The insect fauna of UNDERC is rich and varied. Aquatic insects are unusually abundant with diverse populations of mayflies, stoneflies, dragonflies, and caddisflies. A visiting authority on Odonata commented that he had never seen such large assemblages of some of the dragonflies. Systematic survey of the aquatic insects is ongoing. A reference collection of aquatic forms is currently being accumulated. A survey of the mosquito species has been under way for the past 20 years. Thirty-one species have been found to date, most of them members of the Aedes communis or Aedes excrucians groups. Treehole-breeding Aedes , pitcher-plant-breeding Wyeomyia , and aquatic reed-breeding Mansonia all are abundant. There are also locally intense populations of black flies (Simulium), noseeums (Culicoides), deer flies (Chrysops), and horse flies (Tabanus). As would be expected with abundant deer, there is a dense population of ticks, Dermacentor variabilis. Bloodsucking arthropods can make life unpleasant in late May-July unless one uses ample repellent. By late August, the biting arthropods are no longer of consequence.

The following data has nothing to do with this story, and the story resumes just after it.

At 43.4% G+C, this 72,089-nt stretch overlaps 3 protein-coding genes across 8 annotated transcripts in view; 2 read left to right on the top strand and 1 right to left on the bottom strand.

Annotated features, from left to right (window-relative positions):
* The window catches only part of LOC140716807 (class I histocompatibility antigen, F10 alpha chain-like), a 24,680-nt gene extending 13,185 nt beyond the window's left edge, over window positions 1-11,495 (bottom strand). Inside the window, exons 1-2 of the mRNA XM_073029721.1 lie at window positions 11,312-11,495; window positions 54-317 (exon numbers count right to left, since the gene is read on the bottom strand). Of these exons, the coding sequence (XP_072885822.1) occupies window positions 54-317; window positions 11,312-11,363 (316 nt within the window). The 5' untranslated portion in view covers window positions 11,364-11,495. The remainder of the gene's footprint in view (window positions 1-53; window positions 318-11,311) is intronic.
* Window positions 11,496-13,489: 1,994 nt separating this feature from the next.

California-group encephalitis viruses circulate in local deer and small rodents. Tickborne Lyme Arthritis occurs in nearby sites in Vilas County. There are ample opportunities for studying wildlife disease cycles that are maintained by biting flies and arthropod ectoparasites.
Habitats: grasslands, montane forest, and streams